Ability To Smell Could Be Used To Detect Dementia

Losing The Ability To Smell In Early Life Can Cause Dementia In Later AgesImage used is for illustration purpose only

New research suggests testing people’s ability to smell could be used to detect dementia before the symptoms become apparent. The worse their sense of smell, the bigger the risk of dementia, said researchers.

In a study that followed almost 3,000 older people with normal cognition, researchers found that a simple smell test was able to identify those at higher risk of dementia. In the study, people sniffed five different odors: peppermint, fish, orange, rose and leather.

For the “validated five-item test,” they had to identify five odors, one at a time, by sniffing a device similar to a felt-tip pen. Each time, they were given four choices, from which they had to pick out the correct one.

The researchers found that the vast majority of participants were able to correctly identify at least 4 out of 5 odors. Of the rest, 7 percent identified 2 or 3 out of 5 smells, 2.2 percent identified just one, and 1 percent could not identify any of them.

In a five-year follow-up, people who couldn’t physically detect even one of the scents all had dementia. Almost 80 percent of those who only detected one or two scents had also been diagnosed with the disease.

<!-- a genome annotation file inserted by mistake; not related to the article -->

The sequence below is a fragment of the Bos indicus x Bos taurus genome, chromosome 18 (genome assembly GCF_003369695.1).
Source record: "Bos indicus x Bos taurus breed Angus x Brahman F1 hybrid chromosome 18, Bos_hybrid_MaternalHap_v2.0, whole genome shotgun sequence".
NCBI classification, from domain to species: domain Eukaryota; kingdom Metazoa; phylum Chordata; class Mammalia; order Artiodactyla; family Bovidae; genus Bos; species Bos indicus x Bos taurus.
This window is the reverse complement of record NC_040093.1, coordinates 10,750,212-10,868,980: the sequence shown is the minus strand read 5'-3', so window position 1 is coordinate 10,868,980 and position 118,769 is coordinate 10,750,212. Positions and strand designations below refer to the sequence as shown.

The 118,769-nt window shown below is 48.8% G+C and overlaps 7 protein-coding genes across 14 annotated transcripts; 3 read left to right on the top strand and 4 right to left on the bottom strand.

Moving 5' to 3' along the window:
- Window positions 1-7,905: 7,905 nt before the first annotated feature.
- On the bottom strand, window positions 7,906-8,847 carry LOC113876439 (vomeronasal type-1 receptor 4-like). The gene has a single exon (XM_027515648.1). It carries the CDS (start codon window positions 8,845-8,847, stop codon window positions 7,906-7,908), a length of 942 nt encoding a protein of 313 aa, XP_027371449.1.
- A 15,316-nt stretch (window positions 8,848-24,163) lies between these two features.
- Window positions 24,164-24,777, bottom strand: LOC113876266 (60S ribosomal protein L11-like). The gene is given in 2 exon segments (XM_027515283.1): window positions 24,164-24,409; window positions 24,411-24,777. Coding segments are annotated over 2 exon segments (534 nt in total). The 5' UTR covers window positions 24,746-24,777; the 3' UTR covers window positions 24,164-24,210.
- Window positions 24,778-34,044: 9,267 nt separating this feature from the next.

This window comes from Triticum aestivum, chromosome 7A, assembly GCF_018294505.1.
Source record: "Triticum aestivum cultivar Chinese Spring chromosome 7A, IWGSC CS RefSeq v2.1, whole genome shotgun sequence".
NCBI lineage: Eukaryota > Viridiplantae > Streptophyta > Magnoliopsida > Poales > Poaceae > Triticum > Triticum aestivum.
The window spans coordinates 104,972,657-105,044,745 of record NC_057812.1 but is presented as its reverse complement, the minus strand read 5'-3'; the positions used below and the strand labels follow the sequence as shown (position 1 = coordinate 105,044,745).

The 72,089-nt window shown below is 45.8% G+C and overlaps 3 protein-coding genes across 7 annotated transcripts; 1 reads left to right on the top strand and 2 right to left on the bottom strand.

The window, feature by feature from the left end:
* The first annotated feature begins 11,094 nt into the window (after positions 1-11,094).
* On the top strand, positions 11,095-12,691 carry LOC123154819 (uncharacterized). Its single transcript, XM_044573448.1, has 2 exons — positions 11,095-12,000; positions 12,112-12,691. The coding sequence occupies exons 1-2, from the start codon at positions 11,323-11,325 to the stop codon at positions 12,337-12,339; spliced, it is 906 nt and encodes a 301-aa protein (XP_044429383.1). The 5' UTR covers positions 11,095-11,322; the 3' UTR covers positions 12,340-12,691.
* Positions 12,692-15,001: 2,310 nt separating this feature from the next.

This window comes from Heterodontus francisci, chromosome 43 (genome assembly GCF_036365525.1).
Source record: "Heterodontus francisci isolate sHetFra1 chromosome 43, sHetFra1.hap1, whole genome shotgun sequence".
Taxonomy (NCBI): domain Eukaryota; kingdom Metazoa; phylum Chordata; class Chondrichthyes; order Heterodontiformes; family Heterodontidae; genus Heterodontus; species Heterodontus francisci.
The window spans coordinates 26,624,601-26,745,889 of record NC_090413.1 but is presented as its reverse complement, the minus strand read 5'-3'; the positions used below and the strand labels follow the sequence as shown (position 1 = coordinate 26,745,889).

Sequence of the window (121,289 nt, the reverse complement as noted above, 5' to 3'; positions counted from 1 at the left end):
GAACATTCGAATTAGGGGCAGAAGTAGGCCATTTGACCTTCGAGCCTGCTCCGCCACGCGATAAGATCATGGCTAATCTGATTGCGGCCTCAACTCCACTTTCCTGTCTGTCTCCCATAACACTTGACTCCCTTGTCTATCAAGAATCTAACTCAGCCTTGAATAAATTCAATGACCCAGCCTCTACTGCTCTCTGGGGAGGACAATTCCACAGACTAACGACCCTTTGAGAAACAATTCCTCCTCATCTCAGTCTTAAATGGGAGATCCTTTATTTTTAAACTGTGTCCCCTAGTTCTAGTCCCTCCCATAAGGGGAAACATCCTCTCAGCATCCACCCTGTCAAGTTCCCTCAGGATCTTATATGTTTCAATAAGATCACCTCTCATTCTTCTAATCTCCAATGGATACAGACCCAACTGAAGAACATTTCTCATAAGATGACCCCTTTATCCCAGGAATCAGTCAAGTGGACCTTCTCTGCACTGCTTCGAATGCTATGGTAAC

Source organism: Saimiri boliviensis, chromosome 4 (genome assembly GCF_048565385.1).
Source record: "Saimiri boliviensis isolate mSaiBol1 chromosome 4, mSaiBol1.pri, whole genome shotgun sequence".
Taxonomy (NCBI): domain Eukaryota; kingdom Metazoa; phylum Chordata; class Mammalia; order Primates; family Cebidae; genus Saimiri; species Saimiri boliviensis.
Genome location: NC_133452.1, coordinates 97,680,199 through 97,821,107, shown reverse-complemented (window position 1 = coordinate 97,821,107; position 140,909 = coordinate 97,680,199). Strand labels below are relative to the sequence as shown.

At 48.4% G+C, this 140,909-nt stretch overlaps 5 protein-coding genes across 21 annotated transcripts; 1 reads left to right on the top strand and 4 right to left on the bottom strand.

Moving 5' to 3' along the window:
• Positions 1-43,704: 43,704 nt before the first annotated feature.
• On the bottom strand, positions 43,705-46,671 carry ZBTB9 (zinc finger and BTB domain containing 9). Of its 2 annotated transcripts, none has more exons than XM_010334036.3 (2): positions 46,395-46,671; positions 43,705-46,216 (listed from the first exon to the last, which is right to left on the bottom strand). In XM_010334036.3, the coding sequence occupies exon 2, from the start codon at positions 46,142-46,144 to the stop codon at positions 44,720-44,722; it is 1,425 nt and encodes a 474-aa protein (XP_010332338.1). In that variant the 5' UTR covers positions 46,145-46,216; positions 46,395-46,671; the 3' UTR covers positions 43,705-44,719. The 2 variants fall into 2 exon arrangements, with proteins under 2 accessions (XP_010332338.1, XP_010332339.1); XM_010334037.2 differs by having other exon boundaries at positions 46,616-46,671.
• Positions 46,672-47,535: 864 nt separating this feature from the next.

“Loss of the sense of smell is a strong signal that something has gone wrong and significant damage has been done,” commented Jayant M. Pinto, M.D., professor of surgery at the University of Chicago. “This simple smell test could provide a quick and inexpensive way to identify those who are already at high risk.”

“These results show that the sense of smell is closely connected with brain function and health,” Pinto said. Losing the ability to smell can have a substantial impact on lifestyle and well-being, as smells influence nutrition and mental health.

The olfactory system has self-generating stem cells and the researchers suggest that perhaps loss of sense of smell is an early sign that the brain is losing its ability to self-repair. Loss of sense of smell is often an early indicator of Alzheimer’s and Parkinson’s disease.

The authors acknowledge that more work will be needed before an olfactory test could be developed for clinical use. The study was published in the Journal of the American Geriatrics Society.

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